Ethanol fermentation

(1) A glucose molecule is broken down via glycolysis, yielding two pyruvate molecules. The energy released by this exothermic reactions is used to phosphorylate two ADP molecules, yielding two ATP molecules, and to reduce two molecules of NAD+ to NADH. (2) The two pyruvate molecules are broken down, yielding two acetaldehyde molecule and giving off two molecules of carbon dioxide. (3) The two molecules of NADH reduce the two acetaldehyde molecules to two molecules of ethanol; this converts NADH back into NAD+.

Ethanol fermentation, also called alcoholic fermentation, is a biological process which converts sugars such as glucose, fructose, and sucrose into cellular energy, producing ethanol and carbon dioxide as by-products. Because yeasts perform this conversion in the absence of oxygen, alcoholic fermentation is considered an anaerobic process. It also takes place in some species of fish (including goldfish and carp) where (along with lactic acid fermentation) it provides energy when oxygen is scarce.[1]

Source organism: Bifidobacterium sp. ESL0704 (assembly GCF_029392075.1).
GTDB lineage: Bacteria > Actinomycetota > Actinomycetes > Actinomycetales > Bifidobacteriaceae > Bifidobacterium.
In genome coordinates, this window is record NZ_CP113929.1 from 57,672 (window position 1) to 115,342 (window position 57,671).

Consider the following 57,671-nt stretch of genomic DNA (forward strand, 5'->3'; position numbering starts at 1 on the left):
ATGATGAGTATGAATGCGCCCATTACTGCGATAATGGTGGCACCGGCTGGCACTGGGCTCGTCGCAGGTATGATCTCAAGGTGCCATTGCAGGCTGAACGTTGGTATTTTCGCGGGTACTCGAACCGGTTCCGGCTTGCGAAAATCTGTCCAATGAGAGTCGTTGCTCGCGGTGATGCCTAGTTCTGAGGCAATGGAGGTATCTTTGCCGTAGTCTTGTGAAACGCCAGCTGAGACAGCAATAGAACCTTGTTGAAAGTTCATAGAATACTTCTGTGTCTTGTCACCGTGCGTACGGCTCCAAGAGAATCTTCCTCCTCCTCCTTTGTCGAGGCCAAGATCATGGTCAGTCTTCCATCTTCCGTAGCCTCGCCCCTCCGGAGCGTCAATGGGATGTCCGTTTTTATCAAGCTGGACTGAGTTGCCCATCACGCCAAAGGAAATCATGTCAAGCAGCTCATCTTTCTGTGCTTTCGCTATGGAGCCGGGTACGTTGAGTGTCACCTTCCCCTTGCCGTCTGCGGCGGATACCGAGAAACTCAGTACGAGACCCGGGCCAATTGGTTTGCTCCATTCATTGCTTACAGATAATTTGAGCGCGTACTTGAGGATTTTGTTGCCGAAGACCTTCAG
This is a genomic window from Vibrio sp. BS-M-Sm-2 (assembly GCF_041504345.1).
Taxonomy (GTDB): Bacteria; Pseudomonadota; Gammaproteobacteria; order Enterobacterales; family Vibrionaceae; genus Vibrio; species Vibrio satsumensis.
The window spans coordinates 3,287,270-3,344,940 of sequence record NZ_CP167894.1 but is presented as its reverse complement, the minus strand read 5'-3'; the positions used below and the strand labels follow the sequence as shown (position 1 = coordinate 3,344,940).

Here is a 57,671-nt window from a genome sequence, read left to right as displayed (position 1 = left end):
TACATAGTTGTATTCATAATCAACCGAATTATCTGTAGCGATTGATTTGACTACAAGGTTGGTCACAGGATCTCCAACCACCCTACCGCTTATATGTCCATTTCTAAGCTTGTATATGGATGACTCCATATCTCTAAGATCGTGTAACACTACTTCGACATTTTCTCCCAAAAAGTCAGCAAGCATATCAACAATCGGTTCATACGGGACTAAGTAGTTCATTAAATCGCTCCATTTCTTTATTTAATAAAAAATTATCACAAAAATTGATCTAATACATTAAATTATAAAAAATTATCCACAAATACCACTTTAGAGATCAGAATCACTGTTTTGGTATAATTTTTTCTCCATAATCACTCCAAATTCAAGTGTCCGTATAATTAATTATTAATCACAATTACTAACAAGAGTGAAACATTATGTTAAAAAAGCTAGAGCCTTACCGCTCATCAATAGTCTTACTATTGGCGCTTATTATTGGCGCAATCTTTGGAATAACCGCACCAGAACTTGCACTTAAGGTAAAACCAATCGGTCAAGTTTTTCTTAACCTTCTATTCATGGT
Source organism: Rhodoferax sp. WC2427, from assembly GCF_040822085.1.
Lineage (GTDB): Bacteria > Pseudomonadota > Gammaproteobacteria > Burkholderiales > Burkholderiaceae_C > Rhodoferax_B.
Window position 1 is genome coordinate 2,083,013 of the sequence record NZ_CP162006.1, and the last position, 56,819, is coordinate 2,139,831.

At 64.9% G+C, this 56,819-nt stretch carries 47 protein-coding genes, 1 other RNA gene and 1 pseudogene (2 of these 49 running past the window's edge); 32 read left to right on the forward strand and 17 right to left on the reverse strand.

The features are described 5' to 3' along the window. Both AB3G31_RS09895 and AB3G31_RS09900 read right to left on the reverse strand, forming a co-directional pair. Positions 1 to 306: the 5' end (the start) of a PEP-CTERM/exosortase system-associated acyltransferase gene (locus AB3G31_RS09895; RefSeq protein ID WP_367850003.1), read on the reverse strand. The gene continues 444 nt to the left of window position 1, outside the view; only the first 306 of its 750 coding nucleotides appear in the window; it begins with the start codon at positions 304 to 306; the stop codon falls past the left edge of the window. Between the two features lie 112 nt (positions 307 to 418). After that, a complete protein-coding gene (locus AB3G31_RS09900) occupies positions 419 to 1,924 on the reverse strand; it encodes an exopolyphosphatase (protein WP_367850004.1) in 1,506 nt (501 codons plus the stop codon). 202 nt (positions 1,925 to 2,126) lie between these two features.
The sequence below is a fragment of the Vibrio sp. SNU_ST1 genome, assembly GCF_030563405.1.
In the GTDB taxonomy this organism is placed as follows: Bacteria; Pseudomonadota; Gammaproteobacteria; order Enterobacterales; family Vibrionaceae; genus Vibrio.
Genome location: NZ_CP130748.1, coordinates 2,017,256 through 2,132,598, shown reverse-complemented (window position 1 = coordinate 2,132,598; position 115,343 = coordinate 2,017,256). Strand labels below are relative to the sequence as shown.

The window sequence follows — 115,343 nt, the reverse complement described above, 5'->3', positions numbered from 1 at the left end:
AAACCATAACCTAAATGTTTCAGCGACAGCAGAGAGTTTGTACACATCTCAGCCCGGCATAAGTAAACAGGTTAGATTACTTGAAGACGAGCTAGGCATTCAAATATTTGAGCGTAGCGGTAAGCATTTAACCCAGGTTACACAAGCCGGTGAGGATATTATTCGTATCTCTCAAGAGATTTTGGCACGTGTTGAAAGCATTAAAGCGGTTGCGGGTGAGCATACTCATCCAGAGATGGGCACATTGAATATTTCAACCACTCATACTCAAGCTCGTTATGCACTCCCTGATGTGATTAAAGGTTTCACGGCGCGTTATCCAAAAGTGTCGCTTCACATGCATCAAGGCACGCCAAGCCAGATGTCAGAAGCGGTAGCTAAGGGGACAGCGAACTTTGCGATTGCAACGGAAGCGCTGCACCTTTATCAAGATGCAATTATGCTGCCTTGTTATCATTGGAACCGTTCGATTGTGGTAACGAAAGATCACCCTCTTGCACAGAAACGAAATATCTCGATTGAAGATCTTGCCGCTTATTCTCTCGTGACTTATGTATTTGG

Ethanol fermentation has many uses including alcoholic beverage, ethanol fuel production and bread dough rising.

  1. ^ Aren van Waarde; G. Van den Thillart; Maria Verhagen (1993). "Ethanol Formation and pH-Regulation in Fish". Surviving Hypoxia. pp. 157−70. hdl:11370/3196a88e-a978-4293-8f6f-cd6876d8c428. ISBN 978-0849342264.

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